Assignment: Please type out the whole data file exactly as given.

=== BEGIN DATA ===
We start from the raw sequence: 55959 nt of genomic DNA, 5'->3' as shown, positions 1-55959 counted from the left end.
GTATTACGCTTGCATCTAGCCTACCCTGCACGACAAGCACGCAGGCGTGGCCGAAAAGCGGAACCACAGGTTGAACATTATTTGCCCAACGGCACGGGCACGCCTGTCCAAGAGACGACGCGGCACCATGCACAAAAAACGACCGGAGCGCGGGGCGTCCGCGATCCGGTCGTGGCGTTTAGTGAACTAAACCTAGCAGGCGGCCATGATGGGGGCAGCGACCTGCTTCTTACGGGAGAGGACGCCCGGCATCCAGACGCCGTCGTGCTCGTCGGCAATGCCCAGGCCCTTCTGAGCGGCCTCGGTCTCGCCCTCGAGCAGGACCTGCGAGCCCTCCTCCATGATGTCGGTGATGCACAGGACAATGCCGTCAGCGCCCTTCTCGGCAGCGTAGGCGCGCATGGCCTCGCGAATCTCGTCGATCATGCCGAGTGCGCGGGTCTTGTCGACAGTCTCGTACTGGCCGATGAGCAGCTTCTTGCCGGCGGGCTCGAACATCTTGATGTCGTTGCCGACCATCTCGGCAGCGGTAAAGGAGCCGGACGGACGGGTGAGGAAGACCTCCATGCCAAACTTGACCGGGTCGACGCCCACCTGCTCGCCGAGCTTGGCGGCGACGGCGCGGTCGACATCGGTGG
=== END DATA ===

We start from the raw sequence: 55959 nt of genomic DNA, 5'->3' as shown, positions 1-55959 counted from the left end.
GTATTACGCTTGCATCTAGCCTACCCTGCACGACAAGCACGCAGGCGTGGCCGAAAAGCGGAACCACAGGTTGAACATTATTTGCCCAACGGCACGGGCACGCCTGTCCAAGAGACGACGCGGCACCATGCACAAAAAACGACCGGAGCGCGGGGCGTCCGCGATCCGGTCGTGGCGTTTAGTGAACTAAACCTAGCAGGCGGCCATGATGGGGGCAGCGACCTGCTTCTTACGGGAGAGGACGCCCGGCATCCAGACGCCGTCGTGCTCGTCGGCAATGCCCAGGCCCTTCTGAGCGGCCTCGGTCTCGCCCTCGAGCAGGACCTGCGAGCCCTCCTCCATGATGTCGGTGATGCACAGGACAATGCCGTCAGCGCCCTTCTCGGCAGCGTAGGCGCGCATGGCCTCGCGAATCTCGTCGATCATGCCGAGTGCGCGGGTCTTGTCGACAGTCTCGTACTGGCCGATGAGCAGCTTCTTGCCGGCGGGCTCGAACATCTTGATGTCGTTGCCGACCATCTCGGCAGCGGTAAAGGAGCCGGACGGACGGGTGAGGAAGACCTCCATGCCAAACTTGACCGGGTCGACGCCCACCTGCTCGCCGAGCTTGGCGGCGACGGCGCGGTCGACATCGGTGG